This photo shows Franklin River Camp "B" circa 1940. Logging was started in the Franklin River area by Bloedel, Stewart & Welch in 1934. This is one of 42 photos of the Franklin River area, donated together in an album put together by the donor's husband, Stanley Young. Young worked as a highrigger in the Franklin River area from 1939-46. This is one of 24,000 photos contained in the Alberni Valley Museum’s digital archives, available for public viewing at https://portalberni.pastperfectonline.com. (PHOTO PN10830 COURTESY ALBERNI VALLEY MUSEUM)
LOOK BACK: Logging along Franklin River

Take a peek at Alberni Valley history with the Alberni Valley Museum

Getting enough Vitamin D can be challenging for Canadians, especially during winter months. (CONTRIBUTED)
ACTIVE LIVING: The ‘sunshine vitamin’ plays a vital role in our health

Port Alberni registered dietitian Sandra Gentleman writes about health issues

Courtenay-Alberni NDP MP Gord Johns gives a thumbs up to active transportation during a presentation of the Alberni Valley Chamber of Commerce's Bike SEAT program at McLean Mill National Historic site in Port Alberni on April 16, 2021. (SUSAN QUINN/ Alberni Valley News)
QUINN’S QUIPS: MP Gord Johns takes victory ride for cycling strategy

Johns gained a reputation as the bicycle-riding MP during his first year

A B.C. Centre for Disease Control map showing new COVID-19 cases by local health area for the week of April 25-May 1. (BCCDC image)
Vancouver Island’s COVID-19 case counts continue to trend down

Fewer than 200 active cases on the Island, down from highs of 500-plus earlier this spring

Volunteers from the Alberni Valley Enhancement Society release a bucket filled with 5,000 coho fry into Kitsuksis Creek on the bridge at Batty Road, Saturday, April 24, 2021. (PHOTO COURTESY DAVID HOOPER)
Volunteers release thousands of coho fry into Port Alberni creeks

Fry come from small hatchery on McLean Mill National Historic Site

(The Canadian Press)
Trudeau won’t say whether Canada supports patent waiver for COVID-19 vaccines

‘Canada is at the table to help find a solution’

Police were on the scene of a fatal shooting in Abbotsford. (Black Press Media files)
B.C. government to give more than $8 million for programs to curb gang violence

221 not-for-profit projects led by local governments and school districts among others will receive a one-time grant

Gord Judson steers his log truck down a forest service road, using two-way radio and call signals to mark his position for oncoming traffic. (B.C. Forest Safety Council)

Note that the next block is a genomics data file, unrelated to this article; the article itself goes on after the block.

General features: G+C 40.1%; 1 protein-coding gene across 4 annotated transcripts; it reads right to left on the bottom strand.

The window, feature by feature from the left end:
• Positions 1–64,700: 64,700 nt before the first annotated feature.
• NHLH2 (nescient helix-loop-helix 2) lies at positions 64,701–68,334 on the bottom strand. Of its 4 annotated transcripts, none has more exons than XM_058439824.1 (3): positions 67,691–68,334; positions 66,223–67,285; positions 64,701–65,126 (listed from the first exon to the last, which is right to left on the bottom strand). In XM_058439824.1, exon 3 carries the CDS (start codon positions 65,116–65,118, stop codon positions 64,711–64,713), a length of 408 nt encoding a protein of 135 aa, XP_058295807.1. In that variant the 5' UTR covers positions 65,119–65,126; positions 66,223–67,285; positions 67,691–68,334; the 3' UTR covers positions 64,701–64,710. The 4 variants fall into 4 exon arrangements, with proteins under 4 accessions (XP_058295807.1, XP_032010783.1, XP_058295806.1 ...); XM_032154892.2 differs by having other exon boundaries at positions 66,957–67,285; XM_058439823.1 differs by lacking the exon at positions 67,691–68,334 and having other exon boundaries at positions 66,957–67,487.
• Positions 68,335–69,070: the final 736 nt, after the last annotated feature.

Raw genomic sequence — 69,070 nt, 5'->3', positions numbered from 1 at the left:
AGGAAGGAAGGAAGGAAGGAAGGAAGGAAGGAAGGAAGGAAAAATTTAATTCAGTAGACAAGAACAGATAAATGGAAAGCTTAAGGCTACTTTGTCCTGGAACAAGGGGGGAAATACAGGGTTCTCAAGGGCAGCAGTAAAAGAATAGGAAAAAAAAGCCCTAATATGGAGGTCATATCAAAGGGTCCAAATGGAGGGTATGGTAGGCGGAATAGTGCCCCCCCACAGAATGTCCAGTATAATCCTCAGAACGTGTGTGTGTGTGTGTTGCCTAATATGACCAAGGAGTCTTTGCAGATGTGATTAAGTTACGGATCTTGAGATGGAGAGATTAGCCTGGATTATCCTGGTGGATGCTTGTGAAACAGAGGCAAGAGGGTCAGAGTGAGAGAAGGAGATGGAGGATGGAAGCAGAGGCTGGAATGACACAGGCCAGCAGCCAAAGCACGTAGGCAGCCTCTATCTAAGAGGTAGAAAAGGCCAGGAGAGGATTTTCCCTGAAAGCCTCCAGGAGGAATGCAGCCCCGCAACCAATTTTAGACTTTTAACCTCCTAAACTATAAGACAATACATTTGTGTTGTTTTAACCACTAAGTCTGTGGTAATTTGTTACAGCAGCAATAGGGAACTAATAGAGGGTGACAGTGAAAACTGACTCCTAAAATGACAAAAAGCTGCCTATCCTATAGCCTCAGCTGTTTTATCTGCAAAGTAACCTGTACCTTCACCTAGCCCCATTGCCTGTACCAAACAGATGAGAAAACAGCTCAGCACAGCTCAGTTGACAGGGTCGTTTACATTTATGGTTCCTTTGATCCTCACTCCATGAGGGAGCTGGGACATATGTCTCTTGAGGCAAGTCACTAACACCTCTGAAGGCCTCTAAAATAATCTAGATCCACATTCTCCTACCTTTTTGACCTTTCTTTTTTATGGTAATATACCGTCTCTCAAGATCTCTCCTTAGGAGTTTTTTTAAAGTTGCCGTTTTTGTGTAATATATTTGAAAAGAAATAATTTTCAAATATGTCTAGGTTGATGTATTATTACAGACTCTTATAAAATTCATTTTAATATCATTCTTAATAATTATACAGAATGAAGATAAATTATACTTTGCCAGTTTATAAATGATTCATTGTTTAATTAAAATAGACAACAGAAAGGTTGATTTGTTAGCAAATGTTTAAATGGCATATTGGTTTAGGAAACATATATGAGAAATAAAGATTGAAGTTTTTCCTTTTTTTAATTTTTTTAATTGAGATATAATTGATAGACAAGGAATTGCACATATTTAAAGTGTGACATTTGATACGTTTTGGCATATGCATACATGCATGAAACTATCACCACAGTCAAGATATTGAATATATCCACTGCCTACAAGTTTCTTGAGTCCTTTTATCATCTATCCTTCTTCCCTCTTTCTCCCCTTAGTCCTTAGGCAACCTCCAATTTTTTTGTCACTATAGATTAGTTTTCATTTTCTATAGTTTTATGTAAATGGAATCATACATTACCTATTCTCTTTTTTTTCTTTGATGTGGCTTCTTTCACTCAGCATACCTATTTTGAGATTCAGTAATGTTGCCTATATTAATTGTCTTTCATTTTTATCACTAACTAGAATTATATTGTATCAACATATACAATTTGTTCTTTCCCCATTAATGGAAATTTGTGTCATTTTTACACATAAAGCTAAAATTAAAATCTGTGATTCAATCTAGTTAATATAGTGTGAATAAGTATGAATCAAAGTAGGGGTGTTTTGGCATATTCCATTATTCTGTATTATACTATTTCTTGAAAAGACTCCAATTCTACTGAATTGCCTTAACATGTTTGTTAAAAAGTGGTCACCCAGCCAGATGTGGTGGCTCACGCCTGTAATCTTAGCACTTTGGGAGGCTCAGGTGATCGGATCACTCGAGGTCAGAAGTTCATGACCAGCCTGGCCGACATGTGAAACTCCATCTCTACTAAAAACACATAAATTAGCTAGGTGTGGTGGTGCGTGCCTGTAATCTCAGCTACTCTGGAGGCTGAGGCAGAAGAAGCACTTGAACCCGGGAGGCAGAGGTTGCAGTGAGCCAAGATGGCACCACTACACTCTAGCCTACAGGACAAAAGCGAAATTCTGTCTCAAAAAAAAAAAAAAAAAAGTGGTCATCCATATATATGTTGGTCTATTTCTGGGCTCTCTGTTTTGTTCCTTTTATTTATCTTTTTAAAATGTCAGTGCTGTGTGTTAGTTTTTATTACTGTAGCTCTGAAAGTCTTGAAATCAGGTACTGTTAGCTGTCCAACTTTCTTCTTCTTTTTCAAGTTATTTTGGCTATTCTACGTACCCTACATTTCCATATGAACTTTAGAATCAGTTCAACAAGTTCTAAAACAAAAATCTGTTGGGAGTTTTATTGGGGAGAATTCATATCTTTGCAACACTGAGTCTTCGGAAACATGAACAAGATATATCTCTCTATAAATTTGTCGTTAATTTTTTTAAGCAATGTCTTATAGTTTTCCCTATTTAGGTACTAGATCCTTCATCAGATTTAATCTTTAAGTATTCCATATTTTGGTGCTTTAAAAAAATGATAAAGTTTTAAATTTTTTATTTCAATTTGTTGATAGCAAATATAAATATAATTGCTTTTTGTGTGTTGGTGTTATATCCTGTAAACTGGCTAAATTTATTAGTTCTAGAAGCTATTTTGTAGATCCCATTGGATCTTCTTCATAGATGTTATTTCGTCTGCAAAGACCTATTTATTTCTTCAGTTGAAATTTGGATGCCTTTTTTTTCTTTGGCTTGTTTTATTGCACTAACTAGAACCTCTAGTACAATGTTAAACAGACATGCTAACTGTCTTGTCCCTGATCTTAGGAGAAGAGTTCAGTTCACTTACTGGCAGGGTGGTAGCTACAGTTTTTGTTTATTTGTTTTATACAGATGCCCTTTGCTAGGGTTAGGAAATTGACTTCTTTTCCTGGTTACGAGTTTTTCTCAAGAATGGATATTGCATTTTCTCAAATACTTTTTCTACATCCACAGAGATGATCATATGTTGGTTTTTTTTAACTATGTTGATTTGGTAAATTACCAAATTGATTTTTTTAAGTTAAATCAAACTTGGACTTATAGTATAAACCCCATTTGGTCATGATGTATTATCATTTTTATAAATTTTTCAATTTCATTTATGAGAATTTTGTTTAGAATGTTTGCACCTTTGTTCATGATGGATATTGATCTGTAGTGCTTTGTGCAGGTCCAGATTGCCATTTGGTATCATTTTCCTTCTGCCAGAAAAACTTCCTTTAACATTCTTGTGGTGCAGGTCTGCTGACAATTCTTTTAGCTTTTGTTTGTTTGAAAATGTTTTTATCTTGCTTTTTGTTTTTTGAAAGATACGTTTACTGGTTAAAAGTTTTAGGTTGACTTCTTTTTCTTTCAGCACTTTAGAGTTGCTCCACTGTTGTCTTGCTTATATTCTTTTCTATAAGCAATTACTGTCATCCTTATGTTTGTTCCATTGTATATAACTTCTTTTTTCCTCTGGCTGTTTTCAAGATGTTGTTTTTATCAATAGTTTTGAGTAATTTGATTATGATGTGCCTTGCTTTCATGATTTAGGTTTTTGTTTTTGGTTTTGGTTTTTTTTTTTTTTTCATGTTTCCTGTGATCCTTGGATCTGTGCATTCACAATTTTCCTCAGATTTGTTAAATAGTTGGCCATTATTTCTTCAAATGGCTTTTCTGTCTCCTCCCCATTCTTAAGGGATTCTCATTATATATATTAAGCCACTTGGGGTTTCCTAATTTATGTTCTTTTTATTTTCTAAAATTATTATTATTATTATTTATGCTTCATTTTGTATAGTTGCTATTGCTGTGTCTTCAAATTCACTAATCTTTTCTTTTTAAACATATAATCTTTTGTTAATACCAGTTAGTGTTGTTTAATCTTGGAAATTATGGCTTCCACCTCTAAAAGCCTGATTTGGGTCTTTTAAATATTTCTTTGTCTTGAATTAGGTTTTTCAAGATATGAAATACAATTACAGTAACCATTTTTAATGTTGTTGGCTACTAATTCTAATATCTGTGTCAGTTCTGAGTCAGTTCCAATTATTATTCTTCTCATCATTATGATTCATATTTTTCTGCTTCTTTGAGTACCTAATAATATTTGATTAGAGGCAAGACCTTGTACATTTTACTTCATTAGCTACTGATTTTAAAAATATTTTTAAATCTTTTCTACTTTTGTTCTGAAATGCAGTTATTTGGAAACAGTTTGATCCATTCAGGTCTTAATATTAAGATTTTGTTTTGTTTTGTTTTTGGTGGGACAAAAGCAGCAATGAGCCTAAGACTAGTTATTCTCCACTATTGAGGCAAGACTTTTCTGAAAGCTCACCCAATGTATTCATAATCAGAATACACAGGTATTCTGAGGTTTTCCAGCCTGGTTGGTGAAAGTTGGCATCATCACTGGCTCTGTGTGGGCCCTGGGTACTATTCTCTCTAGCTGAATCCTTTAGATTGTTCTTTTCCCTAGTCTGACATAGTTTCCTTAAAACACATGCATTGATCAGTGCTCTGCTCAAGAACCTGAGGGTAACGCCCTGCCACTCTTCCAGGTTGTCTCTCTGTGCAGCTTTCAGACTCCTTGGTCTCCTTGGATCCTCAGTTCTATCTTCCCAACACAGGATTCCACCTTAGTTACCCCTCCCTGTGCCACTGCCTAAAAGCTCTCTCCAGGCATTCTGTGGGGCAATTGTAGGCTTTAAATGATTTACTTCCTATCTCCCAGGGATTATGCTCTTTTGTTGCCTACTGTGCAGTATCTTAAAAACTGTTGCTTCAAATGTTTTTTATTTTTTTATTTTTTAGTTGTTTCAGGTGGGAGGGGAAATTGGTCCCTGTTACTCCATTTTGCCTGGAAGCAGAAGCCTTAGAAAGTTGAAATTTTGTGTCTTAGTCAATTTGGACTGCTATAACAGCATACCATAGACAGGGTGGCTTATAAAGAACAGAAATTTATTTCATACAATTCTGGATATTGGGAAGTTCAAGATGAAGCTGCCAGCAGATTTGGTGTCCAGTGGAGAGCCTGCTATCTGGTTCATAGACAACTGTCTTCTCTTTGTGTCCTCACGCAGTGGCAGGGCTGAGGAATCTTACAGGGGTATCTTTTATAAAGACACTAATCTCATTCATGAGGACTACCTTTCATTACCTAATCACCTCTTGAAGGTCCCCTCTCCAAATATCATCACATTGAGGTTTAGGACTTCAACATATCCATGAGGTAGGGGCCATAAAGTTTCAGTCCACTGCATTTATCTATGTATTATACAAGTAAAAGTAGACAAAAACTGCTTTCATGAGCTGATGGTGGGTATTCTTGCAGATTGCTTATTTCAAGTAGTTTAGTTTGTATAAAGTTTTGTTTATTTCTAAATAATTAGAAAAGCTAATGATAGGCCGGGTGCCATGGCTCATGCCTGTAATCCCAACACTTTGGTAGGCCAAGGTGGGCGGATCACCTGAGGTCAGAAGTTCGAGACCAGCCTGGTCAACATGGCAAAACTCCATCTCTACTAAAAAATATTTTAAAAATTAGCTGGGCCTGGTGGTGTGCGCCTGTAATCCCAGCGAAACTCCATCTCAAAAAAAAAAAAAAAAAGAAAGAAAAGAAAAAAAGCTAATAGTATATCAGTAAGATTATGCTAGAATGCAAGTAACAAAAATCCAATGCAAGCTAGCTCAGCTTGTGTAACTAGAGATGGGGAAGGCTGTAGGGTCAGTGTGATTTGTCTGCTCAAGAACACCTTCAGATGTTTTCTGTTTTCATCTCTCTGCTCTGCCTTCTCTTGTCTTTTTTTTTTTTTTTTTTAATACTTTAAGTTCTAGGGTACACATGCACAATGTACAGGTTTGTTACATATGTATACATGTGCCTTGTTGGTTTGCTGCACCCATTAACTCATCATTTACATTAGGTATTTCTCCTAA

Planning some B.C. wilderness fishing? Don’t catch a log truck

Remote recreation areas bracing for heavy pandemic pressure

Former University of British Columbia student Stephanie Hale, 22. THE CANADIAN PRESS/Jeff Bassett
Human Rights Tribunal to hear complaint against UBC Okanagan for ‘mishandling’ sexual assault report

Stephanie Hale did not return to campus after the student she alleges attacked her was cleared of wrongdoing

Jennifer Coffman, owner of Truffle Pigs in Field, B.C., poses beside her business sign on Thursday, May 6, 2021, in this handout photo. Her restaurant and lodge have been hit hard by a closure of a section of the Trans-Canada Highway and by the British Columbia government discouraging Alberta residents from visiting during the pandemic. THE CANADIAN PRESS/HO-Jennifer Coffman, *MANDATORY CREDIT*
‘Why we survive’: B.C. boundary towns struggle without Albertans during pandemic

Jennifer Coffman’s restaurant is located in the tiny community of Field, which relies on tourism

NEW CUTLINE Payphone use is declining dramatically. (Black Press Files)

This payphone sits just east of TD Bank in Parksville, on Harrison Avenue. (Emily Vance photo)
Last call approaches for Vancouver Island payphones?

Some payphones don’t get used for days as mobile phones diminishing need

Garden centre manager Jack Olszewski and Chris Beaudoin say business has grown by 50 per cent at the Sooke Home Hardware Store. (Rick Stiebel - Sooke News Mirror)
Flower power: COVID restrictions fuel bloom boom on Vancouver Island’

More people seeking flowers to add colour, says Sooke landscaper

Cannabis bought in British Columbia (Ashley Wadhwani/Black Press Media)
Is it time to start thinking about greener ways to package cannabis?

Packaging suppliers are still figuring eco-friendly and affordable packaging options that fit the mandates of Cannabis Regulations

A sign indicating face coverings are required by the establishment is pictured on the front door of a business in Vancouver, B.C., Friday, April 9, 2021. COVID-19 cases have been on a steady increase in the province of British Columbia over the past week. THE CANADIAN PRESS/Jonathan Hayward
A sign indicating face coverings are required by the establishment is pictured on the front door of a business in Vancouver, B.C., Friday, April 9, 2021. COVID-19 cases have been on a steady increase in the province of British Columbia over the past week. THE CANADIAN PRESS/Jonathan Hayward
B.C. to start releasing neighbourhood-specific COVID numbers after data leak

Documents obtained by the Vancouver Sun show cases broken down by neighbourhoods

Most Read